Each week our staff of film and TV experts surveys the entertainment landscape to select the ten best new/newish shows available for you to stream at home. We put a lot of thought into our selections, and our debates on what to include and what not to include can sometimes get a little heated and feelings may get hurt, but so be it, this is an important service for you, our readers. With that said, here are our selections for this week.
1. Mythic Quest (Apple TV+)
Well, guess what: Mythic Quest is back. The Apple series from Always Sunny creator Rob Mcelhenney dropped a new special on April 16 (a bookend to its previous pandemic-themed masterpiece) and now it’s back for a full second season. Mythic Quest is so good. It’s warm and funny and mean and touching all at once, and so much more than it is if you think it is “a show about video games.” The cast is stacked and the inter-office intrigue only builds from the already excellent first season. Get in there. Do it. Watch it on Apple TV+.
2. Star Wars: The Bad Batch (Disney+)
It’s not a requirement to have seen The Clone Wars to enjoy The Bad Batch. All you need to know before watching the Disney+ animated series is that it’s about a group of clone troopers with genetic mutations with cool-ass names like “Wrecker” and “Hunter,” and it takes place between Revenge of the Sith and A New Hope. Now have fun and may the force… you know the rest. Watch it on Disney+ starting May 7.
3. The Handmaid’s Tale (Hulu)
We know what you’re thinking. Why in the hell would I want to watch a show about a dystopia populated with theocratic supremacists who view women as breeding machines in 2021? And we get it. We do. But here’s the thing: season four of The Handmaid’s Tale is kick-ass. Like, there’s literal ass-kicking going on — and rebellions and revolutions and some major character twists you won’t see coming. Things are changing in Gilead when the new season launches, and Elisabeth Moss’s June is fueling most of that metamorphosis. Watch for her … and for Bradley Whitford’s beard. Watch it on Hulu.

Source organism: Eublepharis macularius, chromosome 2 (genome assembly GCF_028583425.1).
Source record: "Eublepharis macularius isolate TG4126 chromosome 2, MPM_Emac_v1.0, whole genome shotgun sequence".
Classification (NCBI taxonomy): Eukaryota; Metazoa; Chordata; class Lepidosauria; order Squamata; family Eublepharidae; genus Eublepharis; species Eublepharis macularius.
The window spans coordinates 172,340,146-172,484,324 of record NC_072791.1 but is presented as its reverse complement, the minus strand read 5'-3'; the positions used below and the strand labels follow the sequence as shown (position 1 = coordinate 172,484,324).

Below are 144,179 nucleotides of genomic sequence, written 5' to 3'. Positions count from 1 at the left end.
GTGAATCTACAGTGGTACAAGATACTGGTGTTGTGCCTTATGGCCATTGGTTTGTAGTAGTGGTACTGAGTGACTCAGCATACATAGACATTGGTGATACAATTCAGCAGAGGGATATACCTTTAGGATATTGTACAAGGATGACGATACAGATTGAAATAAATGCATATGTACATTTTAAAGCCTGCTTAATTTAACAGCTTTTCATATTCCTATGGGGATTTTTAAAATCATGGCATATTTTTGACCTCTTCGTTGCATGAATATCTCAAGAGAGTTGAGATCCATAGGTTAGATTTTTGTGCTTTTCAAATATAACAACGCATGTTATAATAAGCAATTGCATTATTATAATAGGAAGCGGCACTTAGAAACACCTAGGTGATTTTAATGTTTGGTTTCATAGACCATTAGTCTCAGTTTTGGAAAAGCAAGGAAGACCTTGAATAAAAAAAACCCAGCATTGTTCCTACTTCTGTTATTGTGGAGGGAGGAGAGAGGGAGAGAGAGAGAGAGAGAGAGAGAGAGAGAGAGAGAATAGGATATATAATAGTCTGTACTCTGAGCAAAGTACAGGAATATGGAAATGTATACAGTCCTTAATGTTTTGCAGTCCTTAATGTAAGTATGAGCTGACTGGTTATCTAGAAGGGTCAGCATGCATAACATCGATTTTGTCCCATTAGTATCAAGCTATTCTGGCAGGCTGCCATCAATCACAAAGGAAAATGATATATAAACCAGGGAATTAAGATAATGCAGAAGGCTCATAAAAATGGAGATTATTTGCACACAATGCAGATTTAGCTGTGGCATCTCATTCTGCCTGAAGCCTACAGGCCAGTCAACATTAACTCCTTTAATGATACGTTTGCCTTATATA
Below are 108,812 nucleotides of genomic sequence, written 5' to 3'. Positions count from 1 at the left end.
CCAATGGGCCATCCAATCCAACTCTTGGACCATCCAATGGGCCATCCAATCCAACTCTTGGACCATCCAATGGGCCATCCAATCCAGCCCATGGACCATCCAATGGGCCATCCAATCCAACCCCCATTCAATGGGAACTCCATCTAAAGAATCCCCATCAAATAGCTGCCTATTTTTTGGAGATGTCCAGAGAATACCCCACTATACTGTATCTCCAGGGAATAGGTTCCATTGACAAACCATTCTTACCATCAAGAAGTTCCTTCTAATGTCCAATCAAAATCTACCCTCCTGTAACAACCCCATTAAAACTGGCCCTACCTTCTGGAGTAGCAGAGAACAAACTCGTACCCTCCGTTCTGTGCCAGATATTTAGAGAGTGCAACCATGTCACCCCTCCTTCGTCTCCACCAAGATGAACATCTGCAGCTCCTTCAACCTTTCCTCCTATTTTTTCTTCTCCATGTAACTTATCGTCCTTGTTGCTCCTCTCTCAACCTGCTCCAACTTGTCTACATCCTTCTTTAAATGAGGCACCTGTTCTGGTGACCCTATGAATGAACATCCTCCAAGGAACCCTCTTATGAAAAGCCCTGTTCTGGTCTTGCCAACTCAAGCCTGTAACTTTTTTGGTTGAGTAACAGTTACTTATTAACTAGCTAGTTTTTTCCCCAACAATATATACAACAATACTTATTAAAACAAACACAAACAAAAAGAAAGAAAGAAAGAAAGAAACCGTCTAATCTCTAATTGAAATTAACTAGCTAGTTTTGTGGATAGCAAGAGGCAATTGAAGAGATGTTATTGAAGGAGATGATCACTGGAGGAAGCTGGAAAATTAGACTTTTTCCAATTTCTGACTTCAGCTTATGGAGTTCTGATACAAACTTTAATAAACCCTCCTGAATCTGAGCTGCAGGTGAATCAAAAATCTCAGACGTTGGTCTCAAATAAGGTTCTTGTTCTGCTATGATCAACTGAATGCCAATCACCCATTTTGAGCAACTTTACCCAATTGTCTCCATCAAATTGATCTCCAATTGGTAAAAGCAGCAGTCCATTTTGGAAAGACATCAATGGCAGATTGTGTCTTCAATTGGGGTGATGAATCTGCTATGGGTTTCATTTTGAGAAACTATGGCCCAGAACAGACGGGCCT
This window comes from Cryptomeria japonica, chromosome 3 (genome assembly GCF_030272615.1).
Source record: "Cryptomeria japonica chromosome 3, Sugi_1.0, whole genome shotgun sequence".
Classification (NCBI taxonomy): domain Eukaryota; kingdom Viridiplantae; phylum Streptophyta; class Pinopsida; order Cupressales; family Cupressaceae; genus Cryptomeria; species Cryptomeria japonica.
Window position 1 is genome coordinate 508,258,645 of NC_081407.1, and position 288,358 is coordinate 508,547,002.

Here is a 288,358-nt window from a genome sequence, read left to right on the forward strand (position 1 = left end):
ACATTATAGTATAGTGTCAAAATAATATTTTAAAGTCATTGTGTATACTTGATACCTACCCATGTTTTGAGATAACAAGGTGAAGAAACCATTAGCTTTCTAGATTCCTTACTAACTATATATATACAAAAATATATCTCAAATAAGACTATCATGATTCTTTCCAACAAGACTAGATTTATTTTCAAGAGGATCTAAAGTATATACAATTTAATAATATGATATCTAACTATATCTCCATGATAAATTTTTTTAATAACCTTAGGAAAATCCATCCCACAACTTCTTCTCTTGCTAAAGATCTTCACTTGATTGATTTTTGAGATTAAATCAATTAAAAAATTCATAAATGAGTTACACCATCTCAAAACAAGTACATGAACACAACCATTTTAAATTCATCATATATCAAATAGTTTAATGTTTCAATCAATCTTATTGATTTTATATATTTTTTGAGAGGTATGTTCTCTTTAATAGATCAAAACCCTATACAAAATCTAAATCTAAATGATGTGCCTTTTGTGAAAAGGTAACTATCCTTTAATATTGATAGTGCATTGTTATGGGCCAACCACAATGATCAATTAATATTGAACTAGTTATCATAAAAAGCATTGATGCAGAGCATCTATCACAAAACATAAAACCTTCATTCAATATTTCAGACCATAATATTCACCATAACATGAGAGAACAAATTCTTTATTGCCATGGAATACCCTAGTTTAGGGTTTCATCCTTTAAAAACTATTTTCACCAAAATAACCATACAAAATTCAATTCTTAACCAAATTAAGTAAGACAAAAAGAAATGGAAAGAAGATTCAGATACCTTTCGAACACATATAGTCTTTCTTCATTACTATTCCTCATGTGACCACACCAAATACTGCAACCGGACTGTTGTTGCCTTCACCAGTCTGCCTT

4. Shadow and Bone (Netflix)
Need a little fantasy to shut down reality for a while? You’re in luck. Based upon Leigh Bardugo’s bestselling Grishaverse novels, this show follows dark forces that move against an orphan mapmaker, whose power might be the key to transforming a war-torn world. The good news is that you really don’t need to know the books to enjoy the first season of this show, although a taste for steampunk would help. Watch it on Netflix.
Netflix will up its anime game with this dazzling series from Japanese animation studio MAPPA. LaKeith Stanfield voices a character that’s based upon the real-life first African samurai, who struggles to leave his ronin past behind while living the quiet life in a war-torn, feudal village. You know how that’s gonna go, right? He’s gotta pick up that sword again to fight dark magic, robots, and a damn werewolf. It’s cool, and so is the score from Flying Lotus. Here, creator/director/producer LeSean Thomas builds upon his proven track record (The Boondocks, Cannon Buster, and Black Dynamite) of interweaving anime and Black culture. Watch it on Netflix.
6. Sons Of Sam: A Descent Into Darkness (Netflix)